“There is potential for growth in US veal consumption, with stepwise re-opening of that country to EU beef, and there is also optimism about the Asian markets, particularly China, with their growing middle classes, in terms of widening the reach for veal exports,” said chairman of FEFAC’s milk replacers committee, Geert Kleinhout.
He is also director general of the French division of Dutch owned feed producer and veal integrator, Denkavit Group.
The FEFAC committee that Kleinhout chairs looks to foster coordination and information sharing among national veal calves associations.
He said any push into new markets will require investment in marketing by the EU veal sector.
The industry, which is highly integrated, is an important outlet for EU milk replacer producers and provides a market for their industrial dairy products and young calves.
But, in the context of the severe crisis faced by the dairy sector, the Committee is concerned about the resilience of EU dairy farming. “So marketing action to also stimulate greater interest in veal meat in countries like France and Italy and other markets could bolster the EU dairy sector,” said Kleinhout.
Solid feed in formulations
Consumers in certain EU countries have shown resistance to veal on welfare grounds, but he noted huge changes in veal production since 2000 that have addressed such concerns.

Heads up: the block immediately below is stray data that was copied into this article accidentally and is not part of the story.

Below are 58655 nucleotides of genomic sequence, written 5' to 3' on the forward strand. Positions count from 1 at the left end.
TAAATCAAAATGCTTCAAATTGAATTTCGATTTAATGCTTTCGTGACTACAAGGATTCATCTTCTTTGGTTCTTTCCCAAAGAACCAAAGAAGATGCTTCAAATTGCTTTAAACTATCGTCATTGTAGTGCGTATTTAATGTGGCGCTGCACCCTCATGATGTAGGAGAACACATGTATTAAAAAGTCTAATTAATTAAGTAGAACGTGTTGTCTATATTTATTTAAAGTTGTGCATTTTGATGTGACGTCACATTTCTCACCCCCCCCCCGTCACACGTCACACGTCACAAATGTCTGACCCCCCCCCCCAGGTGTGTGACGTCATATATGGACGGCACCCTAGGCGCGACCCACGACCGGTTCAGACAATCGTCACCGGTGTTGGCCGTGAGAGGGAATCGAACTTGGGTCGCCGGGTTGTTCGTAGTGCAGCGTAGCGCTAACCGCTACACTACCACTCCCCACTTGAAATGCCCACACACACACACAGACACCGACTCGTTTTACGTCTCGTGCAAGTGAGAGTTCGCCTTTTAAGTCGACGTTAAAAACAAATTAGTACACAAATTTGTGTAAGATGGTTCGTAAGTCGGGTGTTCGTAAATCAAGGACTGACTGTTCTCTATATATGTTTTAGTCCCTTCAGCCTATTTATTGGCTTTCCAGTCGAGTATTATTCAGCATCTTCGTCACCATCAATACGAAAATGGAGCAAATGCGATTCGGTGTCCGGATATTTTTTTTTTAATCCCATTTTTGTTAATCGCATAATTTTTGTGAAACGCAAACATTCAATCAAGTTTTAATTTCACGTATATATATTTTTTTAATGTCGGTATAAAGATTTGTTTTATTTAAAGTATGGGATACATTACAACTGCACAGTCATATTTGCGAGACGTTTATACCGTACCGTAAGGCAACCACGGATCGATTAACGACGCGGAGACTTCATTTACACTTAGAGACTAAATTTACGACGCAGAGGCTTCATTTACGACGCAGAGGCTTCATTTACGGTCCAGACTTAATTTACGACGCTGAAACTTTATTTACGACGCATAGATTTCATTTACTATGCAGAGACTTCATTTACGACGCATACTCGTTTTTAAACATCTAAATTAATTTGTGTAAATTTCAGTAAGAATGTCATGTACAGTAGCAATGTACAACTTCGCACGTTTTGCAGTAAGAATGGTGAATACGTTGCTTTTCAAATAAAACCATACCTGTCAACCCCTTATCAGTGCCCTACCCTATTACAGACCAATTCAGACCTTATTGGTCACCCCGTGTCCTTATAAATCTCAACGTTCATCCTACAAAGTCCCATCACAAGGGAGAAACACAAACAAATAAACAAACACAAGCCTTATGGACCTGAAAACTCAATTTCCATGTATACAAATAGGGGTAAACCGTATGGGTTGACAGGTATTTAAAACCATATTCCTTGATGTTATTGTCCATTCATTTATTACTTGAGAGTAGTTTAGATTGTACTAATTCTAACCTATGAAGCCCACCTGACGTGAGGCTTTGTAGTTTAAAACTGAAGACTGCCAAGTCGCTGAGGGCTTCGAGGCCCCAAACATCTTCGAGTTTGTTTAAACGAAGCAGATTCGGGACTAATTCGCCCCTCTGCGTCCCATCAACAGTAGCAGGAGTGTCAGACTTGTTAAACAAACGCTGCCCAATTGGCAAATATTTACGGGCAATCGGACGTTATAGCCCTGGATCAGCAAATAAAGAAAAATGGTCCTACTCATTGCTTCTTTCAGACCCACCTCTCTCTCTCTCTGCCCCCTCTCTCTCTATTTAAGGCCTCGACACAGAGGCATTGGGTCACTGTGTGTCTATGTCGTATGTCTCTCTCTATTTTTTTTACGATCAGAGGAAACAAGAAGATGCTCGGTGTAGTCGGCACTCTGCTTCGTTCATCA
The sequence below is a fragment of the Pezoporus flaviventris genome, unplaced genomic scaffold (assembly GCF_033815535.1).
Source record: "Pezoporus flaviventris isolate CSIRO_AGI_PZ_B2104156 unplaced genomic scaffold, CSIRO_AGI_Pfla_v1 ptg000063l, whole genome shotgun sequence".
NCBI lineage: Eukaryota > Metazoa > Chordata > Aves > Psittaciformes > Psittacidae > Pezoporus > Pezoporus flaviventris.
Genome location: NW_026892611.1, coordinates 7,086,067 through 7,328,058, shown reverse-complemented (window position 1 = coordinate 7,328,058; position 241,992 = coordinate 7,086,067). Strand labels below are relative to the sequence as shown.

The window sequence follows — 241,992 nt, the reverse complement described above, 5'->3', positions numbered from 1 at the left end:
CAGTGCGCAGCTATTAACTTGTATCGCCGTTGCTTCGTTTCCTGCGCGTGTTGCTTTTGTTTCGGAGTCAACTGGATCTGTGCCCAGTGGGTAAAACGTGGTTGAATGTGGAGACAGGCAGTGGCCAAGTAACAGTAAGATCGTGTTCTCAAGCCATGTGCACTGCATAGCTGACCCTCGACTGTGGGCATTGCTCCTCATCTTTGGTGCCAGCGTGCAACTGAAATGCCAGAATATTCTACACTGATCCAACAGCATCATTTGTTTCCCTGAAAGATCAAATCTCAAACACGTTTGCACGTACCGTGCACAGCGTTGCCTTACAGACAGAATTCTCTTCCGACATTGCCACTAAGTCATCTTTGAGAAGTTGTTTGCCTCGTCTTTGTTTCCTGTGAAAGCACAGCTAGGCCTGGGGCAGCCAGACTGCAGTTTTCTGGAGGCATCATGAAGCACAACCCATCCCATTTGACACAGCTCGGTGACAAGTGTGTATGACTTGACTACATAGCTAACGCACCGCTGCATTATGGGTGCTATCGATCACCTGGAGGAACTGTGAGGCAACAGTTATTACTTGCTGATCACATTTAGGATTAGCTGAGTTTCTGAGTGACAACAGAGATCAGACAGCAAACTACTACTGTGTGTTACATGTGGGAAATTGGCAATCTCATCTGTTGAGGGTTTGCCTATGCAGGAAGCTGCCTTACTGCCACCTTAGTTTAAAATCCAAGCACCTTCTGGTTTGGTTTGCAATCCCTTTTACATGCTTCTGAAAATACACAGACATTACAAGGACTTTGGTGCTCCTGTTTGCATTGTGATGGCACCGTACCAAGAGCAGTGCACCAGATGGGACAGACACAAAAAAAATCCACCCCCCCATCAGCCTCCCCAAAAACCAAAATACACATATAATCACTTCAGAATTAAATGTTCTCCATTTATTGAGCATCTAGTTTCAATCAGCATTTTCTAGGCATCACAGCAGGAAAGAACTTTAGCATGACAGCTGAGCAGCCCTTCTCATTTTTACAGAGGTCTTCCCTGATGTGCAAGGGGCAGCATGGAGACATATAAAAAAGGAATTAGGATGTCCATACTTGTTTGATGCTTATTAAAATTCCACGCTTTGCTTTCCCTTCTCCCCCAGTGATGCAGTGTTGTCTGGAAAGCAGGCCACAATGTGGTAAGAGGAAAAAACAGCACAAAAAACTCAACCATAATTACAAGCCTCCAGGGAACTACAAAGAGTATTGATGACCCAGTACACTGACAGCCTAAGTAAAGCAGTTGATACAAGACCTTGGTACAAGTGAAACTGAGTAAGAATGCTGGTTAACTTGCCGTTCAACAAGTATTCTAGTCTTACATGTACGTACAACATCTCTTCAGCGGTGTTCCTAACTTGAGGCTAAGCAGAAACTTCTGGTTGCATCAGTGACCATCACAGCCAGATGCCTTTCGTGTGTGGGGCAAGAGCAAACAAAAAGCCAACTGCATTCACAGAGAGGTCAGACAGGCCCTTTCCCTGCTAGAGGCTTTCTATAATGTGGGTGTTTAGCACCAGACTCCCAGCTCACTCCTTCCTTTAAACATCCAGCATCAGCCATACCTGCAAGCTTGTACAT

From both a welfare and economic perspective, there has been a strong incentive to replace a considerable portion of the milk replacer by solid feeds, comprising roughages and concentrates, as sources of nutrients in veal rations, particularly in the past six to seven years, he said.
Veal calf milk replacer formulations in the EU now incorporate much less feed materials of dairy origin, such as skimmed milk powder, than 10 years ago.
“And that trend will continue, investments based on lower use of milk replacers have been made by veal producers over the past few years so they will not now scale back on the solid feed ratio despite recent low prices for skimmed milk powder,” said Kleinhout.
Along with welfare of dairy calves, the FEFAC committee monitors impact of disease outbreaks on markets and biosecurity measures.
Kleinhout said investment in production facilities has to be a priority to ensure the stables meet both welfare and sanitary requirements to further reduce reliance on antibiotics.
Antibiotic use in EU veal production has reduced considerably in the past few years, he said.
With growing anxiety about antimicrobial resistance, there is increasingly prudent use of veterinary medicine: “If you look back 10 to 15 years ago, veal producers would have typically engaged in preventative collective antibiotic treatment. Now there is a much more holistic approach.”
But such migration away from antibiotics is “challenging the professional skills of producers”, and there is a need, he said, for an education drive on the topic within the sector.